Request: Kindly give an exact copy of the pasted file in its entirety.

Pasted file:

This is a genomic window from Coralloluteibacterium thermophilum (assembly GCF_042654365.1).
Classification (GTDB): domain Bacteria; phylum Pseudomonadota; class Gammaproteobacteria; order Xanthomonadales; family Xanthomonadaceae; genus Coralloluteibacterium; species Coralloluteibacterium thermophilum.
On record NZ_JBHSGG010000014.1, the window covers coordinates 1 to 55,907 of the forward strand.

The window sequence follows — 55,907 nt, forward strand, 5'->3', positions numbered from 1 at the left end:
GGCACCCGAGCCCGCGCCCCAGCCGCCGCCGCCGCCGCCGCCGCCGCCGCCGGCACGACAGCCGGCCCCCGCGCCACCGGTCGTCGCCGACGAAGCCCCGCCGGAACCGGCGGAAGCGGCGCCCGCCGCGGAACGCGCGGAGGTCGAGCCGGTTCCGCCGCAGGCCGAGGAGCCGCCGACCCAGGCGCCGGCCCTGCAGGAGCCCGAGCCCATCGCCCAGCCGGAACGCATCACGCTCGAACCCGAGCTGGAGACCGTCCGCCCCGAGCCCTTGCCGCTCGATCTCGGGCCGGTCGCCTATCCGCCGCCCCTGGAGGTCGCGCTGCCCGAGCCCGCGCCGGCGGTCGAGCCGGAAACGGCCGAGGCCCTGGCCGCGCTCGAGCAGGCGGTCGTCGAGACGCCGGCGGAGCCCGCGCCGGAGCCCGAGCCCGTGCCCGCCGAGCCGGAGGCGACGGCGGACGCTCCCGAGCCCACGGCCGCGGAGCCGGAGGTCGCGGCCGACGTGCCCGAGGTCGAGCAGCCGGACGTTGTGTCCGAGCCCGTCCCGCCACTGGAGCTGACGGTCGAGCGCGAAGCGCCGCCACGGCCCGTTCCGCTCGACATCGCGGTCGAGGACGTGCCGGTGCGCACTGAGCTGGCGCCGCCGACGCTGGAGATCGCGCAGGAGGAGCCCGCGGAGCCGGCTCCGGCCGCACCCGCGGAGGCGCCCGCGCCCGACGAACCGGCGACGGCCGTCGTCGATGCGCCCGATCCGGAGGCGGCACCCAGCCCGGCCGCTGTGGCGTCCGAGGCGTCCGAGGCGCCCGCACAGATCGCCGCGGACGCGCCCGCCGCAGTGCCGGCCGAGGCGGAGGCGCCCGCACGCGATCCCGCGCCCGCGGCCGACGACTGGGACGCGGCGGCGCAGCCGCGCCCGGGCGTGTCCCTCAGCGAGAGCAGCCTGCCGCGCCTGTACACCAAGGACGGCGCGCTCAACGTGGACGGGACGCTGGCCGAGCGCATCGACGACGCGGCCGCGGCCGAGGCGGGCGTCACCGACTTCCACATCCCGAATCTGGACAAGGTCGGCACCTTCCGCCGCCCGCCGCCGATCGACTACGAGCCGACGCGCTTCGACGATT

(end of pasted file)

This is a genomic window from Coralloluteibacterium thermophilum (assembly GCF_042654365.1).
Classification (GTDB): domain Bacteria; phylum Pseudomonadota; class Gammaproteobacteria; order Xanthomonadales; family Xanthomonadaceae; genus Coralloluteibacterium; species Coralloluteibacterium thermophilum.
On record NZ_JBHSGG010000014.1, the window covers coordinates 1 to 55,907 of the forward strand.

The window sequence follows — 55,907 nt, forward strand, 5'->3', positions numbered from 1 at the left end:
GGCACCCGAGCCCGCGCCCCAGCCGCCGCCGCCGCCGCCGCCGCCGCCGCCGGCACGACAGCCGGCCCCCGCGCCACCGGTCGTCGCCGACGAAGCCCCGCCGGAACCGGCGGAAGCGGCGCCCGCCGCGGAACGCGCGGAGGTCGAGCCGGTTCCGCCGCAGGCCGAGGAGCCGCCGACCCAGGCGCCGGCCCTGCAGGAGCCCGAGCCCATCGCCCAGCCGGAACGCATCACGCTCGAACCCGAGCTGGAGACCGTCCGCCCCGAGCCCTTGCCGCTCGATCTCGGGCCGGTCGCCTATCCGCCGCCCCTGGAGGTCGCGCTGCCCGAGCCCGCGCCGGCGGTCGAGCCGGAAACGGCCGAGGCCCTGGCCGCGCTCGAGCAGGCGGTCGTCGAGACGCCGGCGGAGCCCGCGCCGGAGCCCGAGCCCGTGCCCGCCGAGCCGGAGGCGACGGCGGACGCTCCCGAGCCCACGGCCGCGGAGCCGGAGGTCGCGGCCGACGTGCCCGAGGTCGAGCAGCCGGACGTTGTGTCCGAGCCCGTCCCGCCACTGGAGCTGACGGTCGAGCGCGAAGCGCCGCCACGGCCCGTTCCGCTCGACATCGCGGTCGAGGACGTGCCGGTGCGCACTGAGCTGGCGCCGCCGACGCTGGAGATCGCGCAGGAGGAGCCCGCGGAGCCGGCTCCGGCCGCACCCGCGGAGGCGCCCGCGCCCGACGAACCGGCGACGGCCGTCGTCGATGCGCCCGATCCGGAGGCGGCACCCAGCCCGGCCGCTGTGGCGTCCGAGGCGTCCGAGGCGCCCGCACAGATCGCCGCGGACGCGCCCGCCGCAGTGCCGGCCGAGGCGGAGGCGCCCGCACGCGATCCCGCGCCCGCGGCCGACGACTGGGACGCGGCGGCGCAGCCGCGCCCGGGCGTGTCCCTCAGCGAGAGCAGCCTGCCGCGCCTGTACACCAAGGACGGCGCGCTCAACGTGGACGGGACGCTGGCCGAGCGCATCGACGACGCGGCCGCGGCCGAGGCGGGCGTCACCGACTTCCACATCCCGAATCTGGACAAGGTCGGCACCTTCCGCCGCCCGCCGCCGATCGACTACGAGCCGACGCGCTTCGACGATT